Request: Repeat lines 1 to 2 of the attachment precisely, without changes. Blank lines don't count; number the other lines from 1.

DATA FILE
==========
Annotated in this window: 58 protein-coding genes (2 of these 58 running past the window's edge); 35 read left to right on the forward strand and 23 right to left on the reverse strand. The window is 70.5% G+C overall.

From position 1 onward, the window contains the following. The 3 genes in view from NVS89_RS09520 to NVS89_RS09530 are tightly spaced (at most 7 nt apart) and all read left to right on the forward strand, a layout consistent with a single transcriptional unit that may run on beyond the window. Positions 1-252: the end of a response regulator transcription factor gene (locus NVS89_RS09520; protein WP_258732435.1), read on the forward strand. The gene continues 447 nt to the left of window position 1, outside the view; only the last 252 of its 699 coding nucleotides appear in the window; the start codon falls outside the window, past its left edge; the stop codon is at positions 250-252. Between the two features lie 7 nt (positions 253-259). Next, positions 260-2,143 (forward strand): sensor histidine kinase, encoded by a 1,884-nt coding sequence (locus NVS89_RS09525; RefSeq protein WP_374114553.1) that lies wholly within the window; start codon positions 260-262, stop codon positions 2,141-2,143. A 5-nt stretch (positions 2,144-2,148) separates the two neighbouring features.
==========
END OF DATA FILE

Annotated in this window: 58 protein-coding genes (2 of these 58 running past the window's edge); 35 read left to right on the forward strand and 23 right to left on the reverse strand. The window is 70.5% G+C overall.

From position 1 onward, the window contains the following. The 3 genes in view from NVS89_RS09520 to NVS89_RS09530 are tightly spaced (at most 7 nt apart) and all read left to right on the forward strand, a layout consistent with a single transcriptional unit that may run on beyond the window. Positions 1-252: the end of a response regulator transcription factor gene (locus NVS89_RS09520; protein WP_258732435.1), read on the forward strand. The gene continues 447 nt to the left of window position 1, outside the view; only the last 252 of its 699 coding nucleotides appear in the window; the start codon falls outside the window, past its left edge; the stop codon is at positions 250-252. Between the two features lie 7 nt (positions 253-259). Next, positions 260-2,143 (forward strand): sensor histidine kinase, encoded by a 1,884-nt coding sequence (locus NVS89_RS09525; RefSeq protein WP_374114553.1) that lies wholly within the window; start codon positions 260-262, stop codon positions 2,141-2,143. A 5-nt stretch (positions 2,144-2,148) separates the two neighbouring features.